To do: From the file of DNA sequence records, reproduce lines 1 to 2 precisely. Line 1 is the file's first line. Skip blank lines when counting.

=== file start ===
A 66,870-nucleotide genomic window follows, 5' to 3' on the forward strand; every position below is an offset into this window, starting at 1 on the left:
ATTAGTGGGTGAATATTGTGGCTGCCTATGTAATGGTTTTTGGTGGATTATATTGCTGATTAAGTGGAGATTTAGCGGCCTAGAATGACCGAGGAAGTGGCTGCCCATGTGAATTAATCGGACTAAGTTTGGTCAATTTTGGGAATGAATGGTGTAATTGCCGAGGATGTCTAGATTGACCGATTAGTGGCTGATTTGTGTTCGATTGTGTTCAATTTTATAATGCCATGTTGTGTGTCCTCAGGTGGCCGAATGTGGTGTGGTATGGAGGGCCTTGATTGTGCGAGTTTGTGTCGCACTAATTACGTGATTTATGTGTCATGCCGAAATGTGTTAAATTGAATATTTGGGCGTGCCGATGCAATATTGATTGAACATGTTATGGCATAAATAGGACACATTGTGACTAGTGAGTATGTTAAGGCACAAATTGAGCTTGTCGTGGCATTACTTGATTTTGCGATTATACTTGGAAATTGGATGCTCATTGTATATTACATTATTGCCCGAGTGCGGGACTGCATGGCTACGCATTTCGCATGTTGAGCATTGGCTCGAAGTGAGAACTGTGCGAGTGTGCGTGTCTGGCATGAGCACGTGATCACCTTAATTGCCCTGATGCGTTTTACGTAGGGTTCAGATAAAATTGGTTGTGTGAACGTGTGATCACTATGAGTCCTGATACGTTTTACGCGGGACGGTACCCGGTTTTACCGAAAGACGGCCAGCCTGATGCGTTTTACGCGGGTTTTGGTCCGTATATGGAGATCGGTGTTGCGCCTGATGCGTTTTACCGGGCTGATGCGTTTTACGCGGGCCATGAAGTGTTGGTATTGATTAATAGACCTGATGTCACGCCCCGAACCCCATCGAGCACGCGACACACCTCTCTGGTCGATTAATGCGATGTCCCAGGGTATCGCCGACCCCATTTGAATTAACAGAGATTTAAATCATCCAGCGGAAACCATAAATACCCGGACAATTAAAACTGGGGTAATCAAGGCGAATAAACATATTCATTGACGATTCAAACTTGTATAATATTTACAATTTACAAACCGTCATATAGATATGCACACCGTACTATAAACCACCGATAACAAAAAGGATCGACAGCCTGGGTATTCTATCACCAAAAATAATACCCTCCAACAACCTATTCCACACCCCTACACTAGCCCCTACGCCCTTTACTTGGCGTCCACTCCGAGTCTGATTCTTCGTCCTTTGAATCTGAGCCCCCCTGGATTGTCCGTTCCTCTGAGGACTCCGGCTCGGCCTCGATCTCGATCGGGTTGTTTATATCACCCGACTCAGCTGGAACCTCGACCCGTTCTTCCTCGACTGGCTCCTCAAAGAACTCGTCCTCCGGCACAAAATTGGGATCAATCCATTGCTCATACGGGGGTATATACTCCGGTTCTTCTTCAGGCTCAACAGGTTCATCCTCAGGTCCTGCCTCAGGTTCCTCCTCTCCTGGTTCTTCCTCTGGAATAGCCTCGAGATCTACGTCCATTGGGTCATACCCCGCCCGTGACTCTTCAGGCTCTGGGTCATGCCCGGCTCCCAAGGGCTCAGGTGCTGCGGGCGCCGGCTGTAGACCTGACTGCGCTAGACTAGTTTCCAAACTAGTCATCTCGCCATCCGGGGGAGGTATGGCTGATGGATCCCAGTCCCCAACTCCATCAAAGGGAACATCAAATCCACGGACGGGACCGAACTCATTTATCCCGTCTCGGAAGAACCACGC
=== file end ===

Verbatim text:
A 66,870-nucleotide genomic window follows, 5' to 3' on the forward strand; every position below is an offset into this window, starting at 1 on the left:
ATTAGTGGGTGAATATTGTGGCTGCCTATGTAATGGTTTTTGGTGGATTATATTGCTGATTAAGTGGAGATTTAGCGGCCTAGAATGACCGAGGAAGTGGCTGCCCATGTGAATTAATCGGACTAAGTTTGGTCAATTTTGGGAATGAATGGTGTAATTGCCGAGGATGTCTAGATTGACCGATTAGTGGCTGATTTGTGTTCGATTGTGTTCAATTTTATAATGCCATGTTGTGTGTCCTCAGGTGGCCGAATGTGGTGTGGTATGGAGGGCCTTGATTGTGCGAGTTTGTGTCGCACTAATTACGTGATTTATGTGTCATGCCGAAATGTGTTAAATTGAATATTTGGGCGTGCCGATGCAATATTGATTGAACATGTTATGGCATAAATAGGACACATTGTGACTAGTGAGTATGTTAAGGCACAAATTGAGCTTGTCGTGGCATTACTTGATTTTGCGATTATACTTGGAAATTGGATGCTCATTGTATATTACATTATTGCCCGAGTGCGGGACTGCATGGCTACGCATTTCGCATGTTGAGCATTGGCTCGAAGTGAGAACTGTGCGAGTGTGCGTGTCTGGCATGAGCACGTGATCACCTTAATTGCCCTGATGCGTTTTACGTAGGGTTCAGATAAAATTGGTTGTGTGAACGTGTGATCACTATGAGTCCTGATACGTTTTACGCGGGACGGTACCCGGTTTTACCGAAAGACGGCCAGCCTGATGCGTTTTACGCGGGTTTTGGTCCGTATATGGAGATCGGTGTTGCGCCTGATGCGTTTTACCGGGCTGATGCGTTTTACGCGGGCCATGAAGTGTTGGTATTGATTAATAGACCTGATGTCACGCCCCGAACCCCATCGAGCACGCGACACACCTCTCTGGTCGATTAATGCGATGTCCCAGGGTATCGCCGACCCCATTTGAATTAACAGAGATTTAAATCATCCAGCGGAAACCATAAATACCCGGACAATTAAAACTGGGGTAATCAAGGCGAATAAACATATTCATTGACGATTCAAACTTGTATAATATTTACAATTTACAAACCGTCATATAGATATGCACACCGTACTATAAACCACCGATAACAAAAAGGATCGACAGCCTGGGTATTCTATCACCAAAAATAATACCCTCCAACAACCTATTCCACACCCCTACACTAGCCCCTACGCCCTTTACTTGGCGTCCACTCCGAGTCTGATTCTTCGTCCTTTGAATCTGAGCCCCCCTGGATTGTCCGTTCCTCTGAGGACTCCGGCTCGGCCTCGATCTCGATCGGGTTGTTTATATCACCCGACTCAGCTGGAACCTCGACCCGTTCTTCCTCGACTGGCTCCTCAAAGAACTCGTCCTCCGGCACAAAATTGGGATCAATCCATTGCTCATACGGGGGTATATACTCCGGTTCTTCTTCAGGCTCAACAGGTTCATCCTCAGGTCCTGCCTCAGGTTCCTCCTCTCCTGGTTCTTCCTCTGGAATAGCCTCGAGATCTACGTCCATTGGGTCATACCCCGCCCGTGACTCTTCAGGCTCTGGGTCATGCCCGGCTCCCAAGGGCTCAGGTGCTGCGGGCGCCGGCTGTAGACCTGACTGCGCTAGACTAGTTTCCAAACTAGTCATCTCGCCATCCGGGGGAGGTATGGCTGATGGATCCCAGTCCCCAACTCCATCAAAGGGAACATCAAATCCACGGACGGGACCGAACTCATTTATCCCGTCTCGGAAGAACCACGC